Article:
**Purpose.**:
A comparative study of the ability of some modal schemes to reproduce corneal shapes of varying complexity was performed, by using both standard radial polynomials and radial basis functions (RBFs). The hypothesis was that the correct approach in the case of highly irregular corneas should combine several bases.

**Methods.**:
Standard approaches of reconstruction by Zernike and other types of radial polynomials were compared with the discrete least-squares fit (LSF) by the RBF in three theoretical surfaces, synthetically generated by computer algorithms in the absence of measurement noise. For the reconstruction by polynomials, the maximal radial order 6 was chosen, which corresponds to the first 28 Zernike polynomials or the first 49 Bhatia-Wolf polynomials. The fit with the RBF was performed by using a regular grid of centers.

**Results.**:
The quality of fit was assessed by computing for each surface the mean square errors (MSEs) of the reconstruction by LSF, measured at the same nodes where the heights were collected. Another criterion of the fit quality used was the accuracy in recovery of the Zernike coefficients, especially in the case of incomplete data.

**Conclusions.**:
The Zernike (and especially, the Bhatia-Wolf) polynomials constitute a reliable reconstruction method of a nonseverely aberrated surface with a small surface regularity index (SRI). However, they fail to capture small deformations of the anterior surface of a synthetic cornea. The most promising approach is a combined one that balances the robustness of the Zernike fit with the localization of the RBF.

^{ 1 }The coefficients of these expansions have interpretation in terms of the basic aberrations such as defocus, astigmatism, coma, trefoil, and spherical aberrations, along with higher order aberrations. As a fitting routine, Zernike polynomials are not limited to analysis of wavefront error surfaces, but can be applied to other ocular surfaces as well, including the anterior corneal surface.

^{ 2,3 }It has been suggested that Zernike analysis may be applicable in the development of corneal topography diagnostic tools (e.g., Zernike coefficients as inputs into corneal classification of neural networks [Smolek MK, et al.

*IOVS*1997;38:ARVO Abstract 4298]

^{ 4 }), replacing or supplementing the currently used corneal indices included with many topography devices. Given the significance of the shape of the front surface of the cornea to the refraction of the eye

^{ 5 }and the ability to correct refractive errors by laser ablation of the front surface of the cornea, a detailed wavefront error analysis of corneal topography data is clinically useful and important. It has been recognized that the corneal front surface generally provides the bulk of the ocular aberrations in the postsurgical or pathologic eye.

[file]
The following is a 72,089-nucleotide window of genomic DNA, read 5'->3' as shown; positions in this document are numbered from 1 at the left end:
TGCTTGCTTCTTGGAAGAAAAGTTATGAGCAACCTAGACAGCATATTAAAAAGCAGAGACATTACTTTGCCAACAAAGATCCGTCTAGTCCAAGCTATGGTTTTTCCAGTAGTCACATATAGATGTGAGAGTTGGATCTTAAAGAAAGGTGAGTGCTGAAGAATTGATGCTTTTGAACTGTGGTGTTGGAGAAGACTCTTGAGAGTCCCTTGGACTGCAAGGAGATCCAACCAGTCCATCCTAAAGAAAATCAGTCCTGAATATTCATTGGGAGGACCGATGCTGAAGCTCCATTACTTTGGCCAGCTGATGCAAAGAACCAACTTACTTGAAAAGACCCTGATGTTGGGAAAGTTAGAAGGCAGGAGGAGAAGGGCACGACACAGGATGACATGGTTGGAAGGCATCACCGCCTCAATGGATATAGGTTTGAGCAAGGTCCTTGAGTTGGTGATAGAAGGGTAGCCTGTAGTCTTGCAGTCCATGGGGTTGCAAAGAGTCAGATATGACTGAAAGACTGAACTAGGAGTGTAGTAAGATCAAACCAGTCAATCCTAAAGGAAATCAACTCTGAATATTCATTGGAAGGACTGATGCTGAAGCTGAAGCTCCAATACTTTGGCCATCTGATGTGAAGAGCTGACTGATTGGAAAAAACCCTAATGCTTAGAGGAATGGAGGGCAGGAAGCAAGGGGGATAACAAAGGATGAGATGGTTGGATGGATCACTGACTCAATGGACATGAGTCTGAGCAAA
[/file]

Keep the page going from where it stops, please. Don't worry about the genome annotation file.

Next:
^{ 6 }

^{ 1,7 }There is a growing concern that the Zernike fitting method itself may be inaccurate in abnormal conditions. Furthermore, it is very difficult to assess a priori how many terms are necessary to achieve acceptable accuracy in the Zernike reconstruction of any given corneal shape.

^{ 8 }It is known

^{ 7 }that limiting Zernike analysis to only a few orders may cause incorrect assessment of the severity of the more advanced stages of keratoconus.

^{ 5 }This information is particularly needed in the discriminant analysis of the decease markers, or when selecting the numerical inputs for neural network–based diagnostic software such as corneal classification and grading utilities for condition severity.

*C*(

*P*) is the corneal elevation at the point

*P*of the plane,

*f*is the a priori chosen basis function, and

_{j}**a**= (

*a*

_{1},…,

*a*is the expansion coefficient (the superindex

_{v})^{T}*T*means matrix transposition). In this setting, fitting the equation to a discrete set of elevation data

**Z**= (

*Z*

_{1},…,

*Z*),

_{N}*N*≥

*v*, at the nodes

*P*,

_{i}*i*= 1,…,

*N*, can be restated in terms of solution of the overdetermined linear system The LSF corresponds formally to the solution of the normal equations

*M*=

^{T}M**a***M*, which is unique if the collocation matrix

^{T}**Z***M*is of maximum rank

*v*.

*f*in equation 1 can be used, such as radial polynomials (e.g., Zernike, Bhatia-Wolf), Fourier series, and radial basis functions (RBFs).

_{j}*Z*(corresponding to the radial non-negative integer

_{n}^{m}*n*and azimuthal integer

*m*indices, with |

*m*|≤

*n*and

*n*−

*m*even) exhibit special properties that make them an interesting expansion set for the description of general surfaces in the fields of optical engineering and physiological optics. They form a complete set of orthonormal polynomials on the unit disc with respect to the Lebesgue (plane) measure. Since they are well-known, we omit their explicit description, referring the reader to the standard.

^{ 10 }

*n*,

*m*) into a 1-D array

*j*. The most widely acceptable one is Choosing in equation 1 as

*f*the Zernike polynomials of radial order ≤

_{j}*n*yields the value

*v*= (

*n*= 1)(

*n*= 2)/2. Most clinical aberrometers use Zernike expansion up to the 6th (typically, the 4th) radial order to reconstruct wavefront data or a corneal surface,